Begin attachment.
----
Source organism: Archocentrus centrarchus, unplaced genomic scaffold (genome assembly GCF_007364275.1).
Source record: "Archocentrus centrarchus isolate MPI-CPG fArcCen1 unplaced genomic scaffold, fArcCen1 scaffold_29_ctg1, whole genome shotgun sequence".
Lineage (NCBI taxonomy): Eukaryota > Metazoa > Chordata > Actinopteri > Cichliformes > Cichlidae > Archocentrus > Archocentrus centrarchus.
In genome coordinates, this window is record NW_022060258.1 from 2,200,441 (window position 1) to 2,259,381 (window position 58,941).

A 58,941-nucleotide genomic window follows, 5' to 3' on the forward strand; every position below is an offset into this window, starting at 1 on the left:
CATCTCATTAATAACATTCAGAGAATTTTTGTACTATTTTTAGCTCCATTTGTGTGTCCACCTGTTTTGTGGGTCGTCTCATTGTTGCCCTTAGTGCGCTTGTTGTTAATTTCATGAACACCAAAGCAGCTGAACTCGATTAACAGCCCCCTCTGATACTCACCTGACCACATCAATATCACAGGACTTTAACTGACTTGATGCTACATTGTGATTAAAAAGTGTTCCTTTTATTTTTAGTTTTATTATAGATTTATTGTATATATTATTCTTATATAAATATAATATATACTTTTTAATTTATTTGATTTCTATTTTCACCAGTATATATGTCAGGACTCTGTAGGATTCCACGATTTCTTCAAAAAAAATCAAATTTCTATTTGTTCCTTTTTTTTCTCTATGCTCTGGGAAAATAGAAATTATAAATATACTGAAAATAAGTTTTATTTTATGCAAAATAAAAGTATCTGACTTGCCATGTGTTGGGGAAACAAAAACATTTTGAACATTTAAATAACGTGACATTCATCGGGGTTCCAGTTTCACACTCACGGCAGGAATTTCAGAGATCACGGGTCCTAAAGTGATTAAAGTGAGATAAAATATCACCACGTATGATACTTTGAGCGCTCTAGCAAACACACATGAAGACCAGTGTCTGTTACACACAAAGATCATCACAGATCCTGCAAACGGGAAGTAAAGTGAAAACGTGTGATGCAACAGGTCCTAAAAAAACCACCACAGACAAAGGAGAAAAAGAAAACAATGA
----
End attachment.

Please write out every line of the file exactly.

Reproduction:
Source organism: Archocentrus centrarchus, unplaced genomic scaffold (genome assembly GCF_007364275.1).
Source record: "Archocentrus centrarchus isolate MPI-CPG fArcCen1 unplaced genomic scaffold, fArcCen1 scaffold_29_ctg1, whole genome shotgun sequence".
Lineage (NCBI taxonomy): Eukaryota > Metazoa > Chordata > Actinopteri > Cichliformes > Cichlidae > Archocentrus > Archocentrus centrarchus.
In genome coordinates, this window is record NW_022060258.1 from 2,200,441 (window position 1) to 2,259,381 (window position 58,941).

A 58,941-nucleotide genomic window follows, 5' to 3' on the forward strand; every position below is an offset into this window, starting at 1 on the left:
CATCTCATTAATAACATTCAGAGAATTTTTGTACTATTTTTAGCTCCATTTGTGTGTCCACCTGTTTTGTGGGTCGTCTCATTGTTGCCCTTAGTGCGCTTGTTGTTAATTTCATGAACACCAAAGCAGCTGAACTCGATTAACAGCCCCCTCTGATACTCACCTGACCACATCAATATCACAGGACTTTAACTGACTTGATGCTACATTGTGATTAAAAAGTGTTCCTTTTATTTTTAGTTTTATTATAGATTTATTGTATATATTATTCTTATATAAATATAATATATACTTTTTAATTTATTTGATTTCTATTTTCACCAGTATATATGTCAGGACTCTGTAGGATTCCACGATTTCTTCAAAAAAAATCAAATTTCTATTTGTTCCTTTTTTTTCTCTATGCTCTGGGAAAATAGAAATTATAAATATACTGAAAATAAGTTTTATTTTATGCAAAATAAAAGTATCTGACTTGCCATGTGTTGGGGAAACAAAAACATTTTGAACATTTAAATAACGTGACATTCATCGGGGTTCCAGTTTCACACTCACGGCAGGAATTTCAGAGATCACGGGTCCTAAAGTGATTAAAGTGAGATAAAATATCACCACGTATGATACTTTGAGCGCTCTAGCAAACACACATGAAGACCAGTGTCTGTTACACACAAAGATCATCACAGATCCTGCAAACGGGAAGTAAAGTGAAAACGTGTGATGCAACAGGTCCTAAAAAAACCACCACAGACAAAGGAGAAAAAGAAAACAATGA